Dispersal’s A Dangerous Game For Wolves

A wolf shot over the weekend in south-central Utah is getting a lot of media attention and sparking wailing amongst wolfies, but not all long journeys made by these footloose critters are going to have endings like OR7’s.

That’s because while dispersal works great for Canis lupus at the species level, it is a tougher go for individuals.

Just ask the half dozen or so young Northwest wolves that in recent years have gone off in search of new ground and mates and ended up pelts, cougar poop, pulverized by pickups, poached and lethally popped.

THE GPS TRACK OF A MONTANA WOLF FOUND DEAD IN COLORADO. (USFWS)

THE GPS TRACK OF A MONTANA WOLF FOUND DEAD IN COLORADO. (USFWS)

There are dangerous highways and interstates to cross, big rivers and lakes to swim, territorial fellow predators, borders at which protections end, mistaken identities — the Utah wolf was “accidentally” killed by a coyote hunter, according to the state game agency — and livestock operations which might look like convenience stores to a hungry wolf (too much good stuff!) that no longer has the benefit of a pack to hunt with, but ain’t.

That last one is where a wolf from Central Washington’s Teanaway Pack met its end, a British Columbia pig sty, in which it was shot by a farmer in spring 2012.

Two Smackout Pack males, 017M and 018M, were also killed in BC, one last winter after reportedly attacking cattle on the east side of the Coast Range where it had apparently denned, the other by a hunter somewhere in the Okanagan Valley in 2013.

Another pair of radio-collared Oregon wolves were similarly legally taken by Idaho hunters, while a third Beaver State wolf was shot illegally in Montana.

And the wolf poached on the Palouse in mid-October was probably a disperser, perhaps from Idaho or Oregon.

I’m sure there have been more, but after awhile, all these PNW wolves just kind of blend together, which in a sense is what dispersal is all about.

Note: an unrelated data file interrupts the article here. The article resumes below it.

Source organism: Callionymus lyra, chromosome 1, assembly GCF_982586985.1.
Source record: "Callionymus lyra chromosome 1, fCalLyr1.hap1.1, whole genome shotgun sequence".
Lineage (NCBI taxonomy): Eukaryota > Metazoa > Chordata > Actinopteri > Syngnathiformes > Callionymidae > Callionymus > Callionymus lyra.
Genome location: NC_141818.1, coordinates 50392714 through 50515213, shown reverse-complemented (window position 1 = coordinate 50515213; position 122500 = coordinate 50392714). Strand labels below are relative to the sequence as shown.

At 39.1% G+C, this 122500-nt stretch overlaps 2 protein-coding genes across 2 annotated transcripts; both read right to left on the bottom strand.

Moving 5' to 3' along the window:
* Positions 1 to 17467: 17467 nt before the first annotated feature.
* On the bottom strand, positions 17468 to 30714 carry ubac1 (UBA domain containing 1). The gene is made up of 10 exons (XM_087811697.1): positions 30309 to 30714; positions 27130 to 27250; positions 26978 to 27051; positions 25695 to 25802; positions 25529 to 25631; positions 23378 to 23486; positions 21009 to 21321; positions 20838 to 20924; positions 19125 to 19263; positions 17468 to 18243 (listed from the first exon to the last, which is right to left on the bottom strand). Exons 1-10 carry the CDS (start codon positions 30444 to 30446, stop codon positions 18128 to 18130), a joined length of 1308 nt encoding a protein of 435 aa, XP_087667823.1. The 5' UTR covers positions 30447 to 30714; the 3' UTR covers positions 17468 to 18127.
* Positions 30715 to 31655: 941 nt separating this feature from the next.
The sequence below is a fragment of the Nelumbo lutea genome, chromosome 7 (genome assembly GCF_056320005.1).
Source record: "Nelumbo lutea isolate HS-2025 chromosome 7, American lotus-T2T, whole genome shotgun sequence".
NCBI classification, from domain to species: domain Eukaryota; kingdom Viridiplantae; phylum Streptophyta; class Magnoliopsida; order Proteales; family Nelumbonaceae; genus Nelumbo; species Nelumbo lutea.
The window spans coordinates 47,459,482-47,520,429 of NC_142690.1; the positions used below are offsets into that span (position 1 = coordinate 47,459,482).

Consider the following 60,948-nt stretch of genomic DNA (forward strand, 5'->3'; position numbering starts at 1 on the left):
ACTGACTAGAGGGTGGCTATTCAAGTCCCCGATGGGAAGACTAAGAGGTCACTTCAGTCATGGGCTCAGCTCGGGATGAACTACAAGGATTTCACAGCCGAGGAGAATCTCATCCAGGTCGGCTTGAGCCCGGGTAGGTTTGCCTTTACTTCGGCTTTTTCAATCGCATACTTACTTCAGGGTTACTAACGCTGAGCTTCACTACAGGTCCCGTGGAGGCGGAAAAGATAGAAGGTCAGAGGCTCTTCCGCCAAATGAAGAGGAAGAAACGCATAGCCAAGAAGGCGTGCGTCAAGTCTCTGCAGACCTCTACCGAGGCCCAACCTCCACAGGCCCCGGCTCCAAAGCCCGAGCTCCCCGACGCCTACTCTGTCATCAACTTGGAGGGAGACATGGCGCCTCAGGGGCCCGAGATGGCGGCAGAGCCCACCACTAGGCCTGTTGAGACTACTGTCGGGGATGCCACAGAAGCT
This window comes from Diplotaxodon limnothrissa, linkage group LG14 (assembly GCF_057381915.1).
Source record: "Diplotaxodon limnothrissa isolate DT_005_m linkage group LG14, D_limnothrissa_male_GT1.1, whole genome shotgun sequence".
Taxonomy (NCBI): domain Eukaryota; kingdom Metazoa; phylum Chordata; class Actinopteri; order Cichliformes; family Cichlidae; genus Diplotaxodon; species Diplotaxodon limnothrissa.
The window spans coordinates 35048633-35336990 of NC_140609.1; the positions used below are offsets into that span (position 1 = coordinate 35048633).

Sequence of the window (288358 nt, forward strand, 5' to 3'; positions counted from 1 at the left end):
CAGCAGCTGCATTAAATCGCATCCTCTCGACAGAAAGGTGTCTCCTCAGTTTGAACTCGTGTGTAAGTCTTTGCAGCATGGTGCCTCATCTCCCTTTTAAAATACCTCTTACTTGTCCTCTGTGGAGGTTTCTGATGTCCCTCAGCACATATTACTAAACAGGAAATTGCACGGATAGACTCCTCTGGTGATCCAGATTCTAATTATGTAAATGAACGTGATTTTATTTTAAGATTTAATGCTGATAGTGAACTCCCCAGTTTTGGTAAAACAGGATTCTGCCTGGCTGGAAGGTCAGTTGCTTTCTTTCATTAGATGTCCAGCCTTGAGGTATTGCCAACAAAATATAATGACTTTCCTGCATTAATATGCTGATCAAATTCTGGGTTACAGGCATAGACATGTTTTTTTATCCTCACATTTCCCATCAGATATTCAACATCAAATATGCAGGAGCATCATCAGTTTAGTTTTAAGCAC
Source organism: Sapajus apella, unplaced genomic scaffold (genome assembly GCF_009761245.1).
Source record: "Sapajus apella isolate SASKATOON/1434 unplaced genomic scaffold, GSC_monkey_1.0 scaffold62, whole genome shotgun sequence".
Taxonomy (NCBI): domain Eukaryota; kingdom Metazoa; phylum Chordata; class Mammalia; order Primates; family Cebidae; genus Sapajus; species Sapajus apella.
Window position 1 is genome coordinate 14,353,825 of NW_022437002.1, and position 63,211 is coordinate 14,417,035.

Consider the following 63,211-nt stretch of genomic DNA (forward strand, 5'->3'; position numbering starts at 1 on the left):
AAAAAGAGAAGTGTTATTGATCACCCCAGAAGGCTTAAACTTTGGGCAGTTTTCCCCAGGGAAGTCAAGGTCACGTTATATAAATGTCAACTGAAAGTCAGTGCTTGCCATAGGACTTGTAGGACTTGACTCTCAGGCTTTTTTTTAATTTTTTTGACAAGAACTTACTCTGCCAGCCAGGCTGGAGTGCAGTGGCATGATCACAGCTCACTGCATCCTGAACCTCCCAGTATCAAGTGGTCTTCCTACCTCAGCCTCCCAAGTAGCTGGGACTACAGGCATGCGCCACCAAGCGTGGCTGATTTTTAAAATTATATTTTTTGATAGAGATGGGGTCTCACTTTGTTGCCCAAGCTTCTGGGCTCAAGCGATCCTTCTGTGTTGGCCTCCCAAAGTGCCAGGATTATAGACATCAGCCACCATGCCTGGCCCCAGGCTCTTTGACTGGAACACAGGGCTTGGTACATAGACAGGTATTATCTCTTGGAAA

After all, those dead wolves themselves were the pups of previous dispersers that arrived in Washington and Oregon from BC and Idaho, and perhaps as far afield as Montana, Wyoming and Alberta.

And despite the abovementioned failed dispersals, several poachings this year and one lethal depredation in August, I’d still be willing to bet that the number of wolves, successful breeding pairs and packs all have risen in WA and OR over last year at this time. After all, OR7 picked up a female and had pups outside K-Falls this year.

Dramatize not, wild dog lovers. While it may seem like a fine time to whine about the U.S. Fish & Wildlife Service’s delisting proposal as well as yet another opportunity to drum up money, it’s the species, not the individual, that matters most. Biologists know that. Dry those eyes, another wolf will be along in Utah soon, the NRM’s got plenty to share.

(You should also breathe a sigh of relief, for going into the breeding season, the pure gene pool of those Mexican wolves in the Southwest is safe.)

If there’s a lesson for Western hunters, it’s that wolves are now turning up in all sorts of different corners — it’s possible that the Utah one had gone from southwest Wyoming, through the Beehive State to the rim of the Grand Canyon and then decided to turn around — so we have to be extra careful identifying our targets this winter. We don’t need to give the wolfies ammo to tar our side.

For those of you in areas where wolf hunts aren’t allowed but coyote hunting is, here’s a visual key courtesy of WDFW’s hunting pamphlet on how to tell the difference between the species:

wolf-coyote

WDFW’S 2014-15 BIG GAME HUNTING PAMPHLET INCLUDES THIS ILLUSTRATED GUIDE TO TELLING THE DIFFERENCE BETWEEN GRAY WOLVES AND COYOTES. (WDFW)

 

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